A: In a similar vein, I talk to facilitators and administrators and it can be the same kind of feeling. Like I go and talk to Public Health for example, and I inform them of what we do, that we’re a service and that we can help with certain needs; the look on their faces of “I didn’t even know this existed in Kingston, I didn’t know I could send my clients to you, this is so important” and then you get people coming in who say they were referred to us, and that they’re so happy to have found us, and it’s so important that more people get the education that we do exist and that we can help.

 

The question on everyone’s mind, why is everything so cheap?

 

S: Because we work really hard to scour the sales part on our whole sale retailers. When we say that things are sold “at cost” it means that we’ve put in hours of research to find thing even cheaper than “at cost” would usually be.

 

A: Some of the products we buy are wholesale for 100 dollars, and we sell them for ten.

 

There’s also the question of where we get all of our new stuff? As a volunteer working behind the desk, people always want to know how we can get so much new stuff so fast.

 

A: We have three main suppliers, being Pink Cherry, Ultra Love and Sexy Living. The reason we’ve been bringing in more is that we noticed that products were out from previous years and we didn’t replace them, that the Centre looked almost empty. And we weren’t really catering to everyone! Bringing in more products meant we were reaching a larger base. And everything we’ve been bringing in is selling out, which means we’re getting what people need and want.

 

S: Those sites have so many great things in them, so just because we don’t have it in the store doesn’t mean that we can’t special order it and get it to you!

 

Why do you think that the SHRC is important?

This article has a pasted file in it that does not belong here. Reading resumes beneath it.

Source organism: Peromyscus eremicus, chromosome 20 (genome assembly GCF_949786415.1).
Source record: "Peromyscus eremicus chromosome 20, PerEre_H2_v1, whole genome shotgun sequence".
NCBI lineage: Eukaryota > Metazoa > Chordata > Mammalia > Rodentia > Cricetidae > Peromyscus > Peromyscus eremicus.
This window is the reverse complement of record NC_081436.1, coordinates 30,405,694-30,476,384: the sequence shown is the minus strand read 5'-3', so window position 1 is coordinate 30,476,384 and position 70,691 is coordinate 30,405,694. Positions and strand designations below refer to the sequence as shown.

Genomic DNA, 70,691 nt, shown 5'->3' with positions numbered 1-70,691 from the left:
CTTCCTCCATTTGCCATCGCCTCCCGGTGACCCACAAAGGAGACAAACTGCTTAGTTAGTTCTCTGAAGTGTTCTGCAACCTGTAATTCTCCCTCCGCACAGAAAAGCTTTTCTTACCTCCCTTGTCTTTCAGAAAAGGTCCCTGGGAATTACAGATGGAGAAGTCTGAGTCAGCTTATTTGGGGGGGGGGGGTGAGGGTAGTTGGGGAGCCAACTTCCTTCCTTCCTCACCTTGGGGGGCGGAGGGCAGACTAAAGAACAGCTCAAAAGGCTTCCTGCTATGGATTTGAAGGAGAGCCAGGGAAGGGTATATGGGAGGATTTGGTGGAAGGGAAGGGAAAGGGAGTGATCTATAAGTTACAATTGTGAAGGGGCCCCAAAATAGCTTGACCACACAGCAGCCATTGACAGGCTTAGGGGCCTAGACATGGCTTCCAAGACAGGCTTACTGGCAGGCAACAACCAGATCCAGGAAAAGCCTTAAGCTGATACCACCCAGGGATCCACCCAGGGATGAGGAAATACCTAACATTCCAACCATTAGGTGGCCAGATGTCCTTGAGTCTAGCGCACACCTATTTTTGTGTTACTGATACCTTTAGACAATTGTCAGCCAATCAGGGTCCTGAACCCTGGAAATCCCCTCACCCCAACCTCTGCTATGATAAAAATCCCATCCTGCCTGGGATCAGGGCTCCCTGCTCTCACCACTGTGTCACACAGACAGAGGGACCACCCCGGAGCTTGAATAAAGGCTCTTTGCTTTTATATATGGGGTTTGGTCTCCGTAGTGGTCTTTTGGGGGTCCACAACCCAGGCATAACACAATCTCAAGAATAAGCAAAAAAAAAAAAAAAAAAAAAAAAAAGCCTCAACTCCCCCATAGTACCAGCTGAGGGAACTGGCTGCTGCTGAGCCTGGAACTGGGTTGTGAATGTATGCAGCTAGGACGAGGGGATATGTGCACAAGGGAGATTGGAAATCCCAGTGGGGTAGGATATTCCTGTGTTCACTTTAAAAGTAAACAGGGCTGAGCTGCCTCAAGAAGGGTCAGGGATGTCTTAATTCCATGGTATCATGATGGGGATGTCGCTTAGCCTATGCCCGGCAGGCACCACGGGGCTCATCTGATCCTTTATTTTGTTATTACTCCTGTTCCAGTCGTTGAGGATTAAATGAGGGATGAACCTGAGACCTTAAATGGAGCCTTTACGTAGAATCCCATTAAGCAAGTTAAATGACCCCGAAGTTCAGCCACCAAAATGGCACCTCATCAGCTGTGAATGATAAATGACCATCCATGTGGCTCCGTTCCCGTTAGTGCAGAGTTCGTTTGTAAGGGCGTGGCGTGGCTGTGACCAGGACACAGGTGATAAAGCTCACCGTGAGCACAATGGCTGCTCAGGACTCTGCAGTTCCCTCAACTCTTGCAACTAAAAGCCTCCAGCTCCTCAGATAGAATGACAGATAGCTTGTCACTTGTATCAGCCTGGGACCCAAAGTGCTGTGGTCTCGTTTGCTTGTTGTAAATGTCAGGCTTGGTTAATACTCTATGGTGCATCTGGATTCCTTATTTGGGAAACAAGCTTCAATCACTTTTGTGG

A: The Centre is in an interesting position because there’s nothing really like what we do anywhere else in Canada. We did a lot of research when we were looking into how to do taxes and insurance, and we found that there’s nothing doing everything that we do anywhere else in the country. It’s great that we’re unique that way, but I think it shows that we need to expand in terms of what services we provide. Our accompaniment service (to both the Women’s Clinic and the Sexual Assault/Domestic Violence Unit) is so vital: not everyone has someone they can go with to these appointments, offering that support is vital for our community. And it’s not just for Queen’s students, the community around us is included as well, we have people literally coming in from Ottawa and beyond to use the centre.

We found that there’s nothing doing everything that we do anywhere else in the country.

S: I literally just mailed 60 condoms to my friend out East. Simply because it was way cheaper to do it that way than for her to buy condoms at a drug store. The accessibility of it not only in terms of finances, but in the nature of the space as being out of the way, quiet, and confidential, it makes you feel like no one is watching what you do here. And everyone is easy to talk to! I’ve been to some sex shops in Toronto where the products are so interesting and exciting, but it’s an intimidating environment, even for someone like me who is very open about stuff like this. I think this space allows for the space to explore, and that’s really beautiful, I think. I could talk about reasons why I think the Centre is important for hours, literally until I’m blue in the face.

 

How can people support the SHRC?

A: If they’re students, petitioning the AMS and the SGPS, respectfully, to make sure that the student’s voices are heard so that they know that this is a needed service on our campus. With the new renovation, the SHRC is going to have to find a new space on campus, one of the ways to help with that is letting the AMS know that we’re a service that people want to keep running. It’s not just about the products, it’s about the accompaniments, and the teach-ins, and the services we provide to this campus. Also, if they know of grants that we could benefit from, send them our way! And talk to people about us, so we’re not just this hidden thing in the JDUC.

 

S: Make sure that the people that represent you know that the SHRC is important to you. But also, volunteer with us! That’s part of what keeps us running. We have volunteers that give us their time and are passionate about it. If you think that there’s something we should include or change in what we do, let us know. One of the best parts of the SHRC is that we respond to what our community needs, and if we can serve you better, we want to.

 

 

The SHRC is located in JDUC Room 223. For more information about the SHRC, visit shrckingston.org, or call in at 613-533-2959